acute ulcerative
  250. which classification of fungal infections is commonly found unde skin folds, under breasts or in armpits
    tinea corporis
  251. which classification of fungal infection is represented by "black dots"
    tinea capitis
  252. eight exclusions to self care for fungal infections
  253. No clear causative factor
    • Unsuccessful initial treatment or condition worsens
    • Nails or scalp involved
    • Face, mucous membranes or genitalia involved
    • Signs of possible secondary bacterial infection
    • Condition is debilitating, extensive or very inflamed
    • Diabetes, systemic infection, asthma, or immune deficiency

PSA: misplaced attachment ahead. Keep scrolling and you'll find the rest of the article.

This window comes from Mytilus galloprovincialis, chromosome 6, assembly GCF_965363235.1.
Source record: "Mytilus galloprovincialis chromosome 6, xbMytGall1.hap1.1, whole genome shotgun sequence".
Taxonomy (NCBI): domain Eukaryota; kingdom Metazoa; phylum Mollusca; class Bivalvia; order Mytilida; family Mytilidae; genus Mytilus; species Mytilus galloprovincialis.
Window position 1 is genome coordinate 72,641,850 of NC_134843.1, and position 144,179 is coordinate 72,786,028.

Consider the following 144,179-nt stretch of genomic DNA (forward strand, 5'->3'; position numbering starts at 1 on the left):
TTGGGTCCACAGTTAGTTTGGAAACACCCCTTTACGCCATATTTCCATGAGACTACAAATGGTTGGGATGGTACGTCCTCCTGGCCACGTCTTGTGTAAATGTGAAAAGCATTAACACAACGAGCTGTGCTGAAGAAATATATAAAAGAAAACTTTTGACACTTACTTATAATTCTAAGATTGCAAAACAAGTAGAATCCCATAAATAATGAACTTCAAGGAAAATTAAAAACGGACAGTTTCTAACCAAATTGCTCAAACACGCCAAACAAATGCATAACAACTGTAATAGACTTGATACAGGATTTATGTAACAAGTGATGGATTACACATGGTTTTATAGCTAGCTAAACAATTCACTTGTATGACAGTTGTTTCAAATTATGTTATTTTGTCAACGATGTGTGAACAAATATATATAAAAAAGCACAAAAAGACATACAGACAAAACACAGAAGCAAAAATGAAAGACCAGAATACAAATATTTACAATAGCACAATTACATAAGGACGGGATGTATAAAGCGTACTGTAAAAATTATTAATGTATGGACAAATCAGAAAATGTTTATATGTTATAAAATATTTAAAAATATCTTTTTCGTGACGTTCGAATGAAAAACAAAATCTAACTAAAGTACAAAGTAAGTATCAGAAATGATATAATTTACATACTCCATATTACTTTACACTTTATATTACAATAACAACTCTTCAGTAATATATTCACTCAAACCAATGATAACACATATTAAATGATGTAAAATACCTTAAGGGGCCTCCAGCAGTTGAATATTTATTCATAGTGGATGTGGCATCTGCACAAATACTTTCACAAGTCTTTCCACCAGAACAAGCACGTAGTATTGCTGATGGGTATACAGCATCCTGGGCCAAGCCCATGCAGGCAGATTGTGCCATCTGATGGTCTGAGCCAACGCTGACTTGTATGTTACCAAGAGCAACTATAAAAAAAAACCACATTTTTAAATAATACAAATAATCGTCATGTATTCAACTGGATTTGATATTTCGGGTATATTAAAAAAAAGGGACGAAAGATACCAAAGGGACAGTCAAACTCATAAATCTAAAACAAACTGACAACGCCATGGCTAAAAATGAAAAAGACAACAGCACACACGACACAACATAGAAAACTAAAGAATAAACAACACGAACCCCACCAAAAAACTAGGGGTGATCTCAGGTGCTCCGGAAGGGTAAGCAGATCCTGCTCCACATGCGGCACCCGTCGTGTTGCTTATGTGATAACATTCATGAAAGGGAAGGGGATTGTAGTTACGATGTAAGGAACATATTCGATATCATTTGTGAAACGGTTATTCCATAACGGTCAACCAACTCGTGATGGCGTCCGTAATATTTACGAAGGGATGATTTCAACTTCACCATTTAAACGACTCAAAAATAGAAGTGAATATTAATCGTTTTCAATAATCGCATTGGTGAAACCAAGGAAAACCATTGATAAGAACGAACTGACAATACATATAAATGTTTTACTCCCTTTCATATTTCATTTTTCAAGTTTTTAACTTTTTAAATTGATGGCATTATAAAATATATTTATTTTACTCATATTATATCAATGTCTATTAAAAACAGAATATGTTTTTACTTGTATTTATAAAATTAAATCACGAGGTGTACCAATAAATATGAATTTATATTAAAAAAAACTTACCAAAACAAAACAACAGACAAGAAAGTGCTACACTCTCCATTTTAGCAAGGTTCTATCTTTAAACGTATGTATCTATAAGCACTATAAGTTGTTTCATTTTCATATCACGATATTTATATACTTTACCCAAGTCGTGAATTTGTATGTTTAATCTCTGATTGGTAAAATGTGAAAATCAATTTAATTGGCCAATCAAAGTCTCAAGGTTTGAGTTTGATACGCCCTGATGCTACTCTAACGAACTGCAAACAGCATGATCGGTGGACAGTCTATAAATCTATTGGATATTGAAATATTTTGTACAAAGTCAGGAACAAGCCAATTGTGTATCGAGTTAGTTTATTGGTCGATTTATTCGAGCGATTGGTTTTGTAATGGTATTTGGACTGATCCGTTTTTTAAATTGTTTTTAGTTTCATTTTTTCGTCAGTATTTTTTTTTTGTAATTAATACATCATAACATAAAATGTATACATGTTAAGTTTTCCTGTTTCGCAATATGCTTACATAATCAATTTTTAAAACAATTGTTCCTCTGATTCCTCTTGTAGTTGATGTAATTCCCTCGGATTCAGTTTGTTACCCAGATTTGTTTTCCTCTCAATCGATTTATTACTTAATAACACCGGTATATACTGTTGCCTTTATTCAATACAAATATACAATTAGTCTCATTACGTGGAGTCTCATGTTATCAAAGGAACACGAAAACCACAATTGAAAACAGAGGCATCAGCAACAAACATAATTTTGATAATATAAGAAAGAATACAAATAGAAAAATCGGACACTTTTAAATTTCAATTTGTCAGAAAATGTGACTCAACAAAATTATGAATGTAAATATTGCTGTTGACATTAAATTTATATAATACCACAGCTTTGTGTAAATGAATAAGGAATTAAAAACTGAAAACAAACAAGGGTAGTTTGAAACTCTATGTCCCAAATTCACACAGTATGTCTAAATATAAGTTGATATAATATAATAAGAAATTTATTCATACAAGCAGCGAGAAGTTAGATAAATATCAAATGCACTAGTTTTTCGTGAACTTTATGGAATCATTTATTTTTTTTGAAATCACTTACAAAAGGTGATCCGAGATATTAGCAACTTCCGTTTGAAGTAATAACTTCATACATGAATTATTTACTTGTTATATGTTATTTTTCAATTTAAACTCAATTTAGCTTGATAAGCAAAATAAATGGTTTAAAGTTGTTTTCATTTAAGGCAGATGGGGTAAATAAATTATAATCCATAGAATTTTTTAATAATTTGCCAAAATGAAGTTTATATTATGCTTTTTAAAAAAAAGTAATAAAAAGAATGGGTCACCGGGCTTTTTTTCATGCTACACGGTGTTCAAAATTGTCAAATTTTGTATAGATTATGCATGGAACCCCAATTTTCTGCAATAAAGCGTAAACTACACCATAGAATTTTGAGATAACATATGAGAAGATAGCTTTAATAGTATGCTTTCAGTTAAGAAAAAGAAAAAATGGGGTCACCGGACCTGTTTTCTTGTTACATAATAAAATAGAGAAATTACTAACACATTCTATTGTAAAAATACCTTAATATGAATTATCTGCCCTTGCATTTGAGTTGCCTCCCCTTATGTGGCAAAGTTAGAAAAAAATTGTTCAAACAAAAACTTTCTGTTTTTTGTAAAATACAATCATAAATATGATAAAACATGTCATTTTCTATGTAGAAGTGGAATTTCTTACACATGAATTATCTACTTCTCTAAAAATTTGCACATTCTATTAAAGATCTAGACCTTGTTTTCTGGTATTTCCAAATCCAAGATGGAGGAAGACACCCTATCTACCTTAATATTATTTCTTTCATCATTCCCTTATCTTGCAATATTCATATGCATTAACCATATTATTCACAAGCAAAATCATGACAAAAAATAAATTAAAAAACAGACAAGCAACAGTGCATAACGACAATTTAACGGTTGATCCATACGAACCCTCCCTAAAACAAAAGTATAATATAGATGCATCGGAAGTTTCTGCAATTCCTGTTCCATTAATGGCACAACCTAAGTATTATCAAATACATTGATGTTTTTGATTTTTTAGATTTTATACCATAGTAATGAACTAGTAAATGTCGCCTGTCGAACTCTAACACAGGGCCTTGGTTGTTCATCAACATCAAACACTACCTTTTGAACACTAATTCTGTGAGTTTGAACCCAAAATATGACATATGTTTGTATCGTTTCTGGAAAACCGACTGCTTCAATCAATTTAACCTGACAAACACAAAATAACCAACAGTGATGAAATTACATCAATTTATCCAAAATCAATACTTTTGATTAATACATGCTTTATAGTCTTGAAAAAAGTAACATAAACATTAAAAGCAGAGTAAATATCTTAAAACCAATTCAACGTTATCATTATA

• Fever, malaise or both…yikes it might be systemic!
  254. five most common pharmacological treatment for fungals
    • Butenafine
    • Clotrimazole
    • Miconazole
    • Terbinafine
    • Tolnaftate
  255. which fungal treatment is for treatment and prevention
    tolnaftate (tuff actn tinactin)
  256. three phases of wound healing
    • Inflammatory - first 3 days
    • Proliferative -days 3-21
    • Maturation or remodeling - begins approximately three weeks
  257. which disease state attributes to poor wound healing
    Diabetes, hypotension, peripheral vascular disease, congestive heart failure, obesity
  258. two system for classifying wounds
    • acuity - abrasion, puncture, laceration
    • depth - stage 1 -4
  259. describe the four stages of wound depths
    • 1 - redness
    • 2 - blister
    • 3 - full thickness, skin loss
    • 4 - deeper than 3 may involve muscle, tendon or bone